It’s hard to believe, on a quiet September morning in a kayak in Friendship Harbor, that this was the same place that was raided twice during the French and Indian War in the mid-1700s, where settlers were killed and scalped as they sought refuge in a fort on Garrison Island.
Or that this picture-perfect coastal Maine community bustled in the late 1800s, with a population not much less than its current 1,200 or so people, and featured two shipbuilders, two gristmills, a shingle mill, three sawmills and assorted manufacturers of sails, carriages, boots and shoes.
It was those shipbuilders who incorporated the lines of Gloucester fishing vessels into the world-renowned Friendship Sloop. The early sloops ranged in length from 20 to 50 feet, with the average running between 30 and 40 feet. They shared the same elliptical stern, and most had a clipper bow and were gaff-rigged. The one thing they all shared was a preset formula: the beam equaled one-third the overall length, and the length of the mast equaled the overall length plus half the draft.
So did Muscongus Bay earn a special place in the eyes of fishermen and sailors for the abundance of this now-classic craft. At the turn of the last century, they were used in seining for herring, hand-lining for cod, sword fishing, mackereling and, of course, lobstering.
I can only imagine what it must have been like to haul and bait traps while managing the sail and staying off the rocks with a boat that drafted about five feet.
On a recent morn, I paddled amongst some of these classics as well as modern-day lobster and cruising boats, as I drank in the beauty of the harbor, the village and the islands. Although it was “thickafog,” in the lobstermen’s vernacular, the ghosts of Friendship’s past appeared as I paddled past, not the least of them being Gladiator, a still-beautiful sloop built in 1902, lying on her mooring.
Kayaking Friendship and Muscongus Bay is a special treat, regardless of the weather, and it’s easy to get there. From the south, it’s only about a dozen miles down Route 220 from Waldoboro, and about the same distance down Route 97 from South Warren/Thomaston if you’re coming from the north.
When you reach the center of the tiny village, take the Bradford Point Road at the Hahn Community Center for about a mile to a public launching site, where one can walk to Garrison Island at low tide. I like launching there, instead of the town landing on the harbor, as this gives you a wonderful view of the harbor as you pass either inside Garrison Island when the tide’s in, or out around it if it’s out.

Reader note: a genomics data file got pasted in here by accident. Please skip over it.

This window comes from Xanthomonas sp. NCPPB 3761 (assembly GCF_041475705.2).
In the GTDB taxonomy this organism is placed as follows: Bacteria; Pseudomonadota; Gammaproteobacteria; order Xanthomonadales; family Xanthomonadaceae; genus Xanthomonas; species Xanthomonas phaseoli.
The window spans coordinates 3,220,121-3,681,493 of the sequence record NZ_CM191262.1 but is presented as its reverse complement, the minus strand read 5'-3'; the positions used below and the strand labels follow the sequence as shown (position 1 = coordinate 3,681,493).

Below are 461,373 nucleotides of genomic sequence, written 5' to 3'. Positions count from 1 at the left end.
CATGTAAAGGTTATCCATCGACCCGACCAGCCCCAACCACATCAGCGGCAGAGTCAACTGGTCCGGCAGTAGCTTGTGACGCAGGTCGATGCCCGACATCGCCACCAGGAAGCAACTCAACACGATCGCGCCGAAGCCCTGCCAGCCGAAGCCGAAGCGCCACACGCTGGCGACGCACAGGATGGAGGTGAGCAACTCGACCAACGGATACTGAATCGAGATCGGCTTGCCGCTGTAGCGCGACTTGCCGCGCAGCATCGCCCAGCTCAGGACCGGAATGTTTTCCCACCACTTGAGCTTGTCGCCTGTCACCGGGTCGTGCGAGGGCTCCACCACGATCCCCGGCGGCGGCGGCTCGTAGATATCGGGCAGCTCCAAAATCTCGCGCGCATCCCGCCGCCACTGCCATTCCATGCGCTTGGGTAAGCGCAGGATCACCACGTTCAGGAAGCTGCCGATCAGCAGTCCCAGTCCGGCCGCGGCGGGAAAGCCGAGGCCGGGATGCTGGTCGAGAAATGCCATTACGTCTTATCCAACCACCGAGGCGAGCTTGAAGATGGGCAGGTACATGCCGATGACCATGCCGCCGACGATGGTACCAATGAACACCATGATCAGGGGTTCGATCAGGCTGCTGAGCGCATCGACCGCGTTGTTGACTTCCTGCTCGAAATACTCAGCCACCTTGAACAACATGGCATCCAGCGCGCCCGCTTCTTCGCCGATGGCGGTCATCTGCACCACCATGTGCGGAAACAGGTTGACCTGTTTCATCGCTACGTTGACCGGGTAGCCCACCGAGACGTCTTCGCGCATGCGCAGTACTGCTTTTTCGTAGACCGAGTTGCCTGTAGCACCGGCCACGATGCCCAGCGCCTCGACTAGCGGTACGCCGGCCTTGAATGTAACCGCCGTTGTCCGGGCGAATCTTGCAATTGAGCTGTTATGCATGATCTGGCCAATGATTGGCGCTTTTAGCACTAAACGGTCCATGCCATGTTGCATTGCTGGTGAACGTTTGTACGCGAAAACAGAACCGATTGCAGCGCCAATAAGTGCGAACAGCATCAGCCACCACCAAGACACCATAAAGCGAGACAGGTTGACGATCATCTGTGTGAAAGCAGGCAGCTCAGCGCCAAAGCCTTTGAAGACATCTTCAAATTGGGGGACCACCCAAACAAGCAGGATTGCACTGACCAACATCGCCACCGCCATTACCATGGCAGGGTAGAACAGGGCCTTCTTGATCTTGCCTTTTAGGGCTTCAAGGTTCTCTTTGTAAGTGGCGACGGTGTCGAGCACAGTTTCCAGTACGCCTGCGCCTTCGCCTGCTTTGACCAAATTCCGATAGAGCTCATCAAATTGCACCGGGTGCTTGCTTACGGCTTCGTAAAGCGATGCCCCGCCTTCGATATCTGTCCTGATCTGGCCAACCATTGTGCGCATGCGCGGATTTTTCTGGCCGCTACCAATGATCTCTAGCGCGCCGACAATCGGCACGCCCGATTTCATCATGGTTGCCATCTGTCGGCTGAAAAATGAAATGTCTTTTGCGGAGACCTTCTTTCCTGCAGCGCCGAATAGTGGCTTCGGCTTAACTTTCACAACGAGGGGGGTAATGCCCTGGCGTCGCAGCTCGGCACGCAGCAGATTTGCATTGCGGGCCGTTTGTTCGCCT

Friendship Long Island provides great protection, so you’ll often find placid paddling even when the seas outside are running a little high, and exploring its entire perimeter is a half-day of some of the best coastal Maine kayaking you’ll find anywhere.
Ospreys circle and cry, seals bask and other sea birds fill the air. You’ll see lobstermen at work, pulling traps or unloading their catch and taking on bait at the Co-op.
Out around the south end of Friendship Long, you’ll pass inside Cranberry Island and back along the east side to your launch site.
If the seas are favorable, and you’re up for a little more serious ocean kayaking, you might consider paddling six miles out to the Franklin Island National Wildlife Refuge. The 12-acre island, part of the Maine Coastal Islands National Wildlife Refuge, supports nesting gulls, eiders, black-crowned night herons, Leach’s storm petrels and ospreys.
But note: You can only go on the island during daylight hours between Sept. 1 and March 31, as it’s off-limits from April through August, the seabird nesting season. So plan an early spring or fall trip to this natural treasure.
After enjoying your cruise in the kayak, it’ll be time to spend a while in the village soaking up the ambiance of a quintessential small coastal Maine community.
A stop at Archie Wallace’s Groceries and Provisions in the middle of town is a must. It juxtaposes the feel of an old-time country store with a modern deli offering choice meats, cheeses and about everything else you’d expect in a market bearing the descriptive name. I don’t know how many places in Maine claim to serve “Maine’s best lobster roll” — far too many, in my book — but at Archie Wallace’s, they don’t make such a claim, they just do it.
Lying as it does on a peninsula jutting into the Gulf of Maine between Muscongus Bay and the Friendship River, the fact that some 55 percent of the town’s 31 square miles is water says a lot about the place.
It’s connected to the sea in a very special way, and a day in a kayak exploring its various hidden nooks and crannies should be on every kayaker’s schedule.
John Christie is an author and year-round Maine explorer. He and his son, Josh, write in Outdoors about places to enjoy the beauty only Maine has to offer. He can be contacted at: firstname.lastname@example.org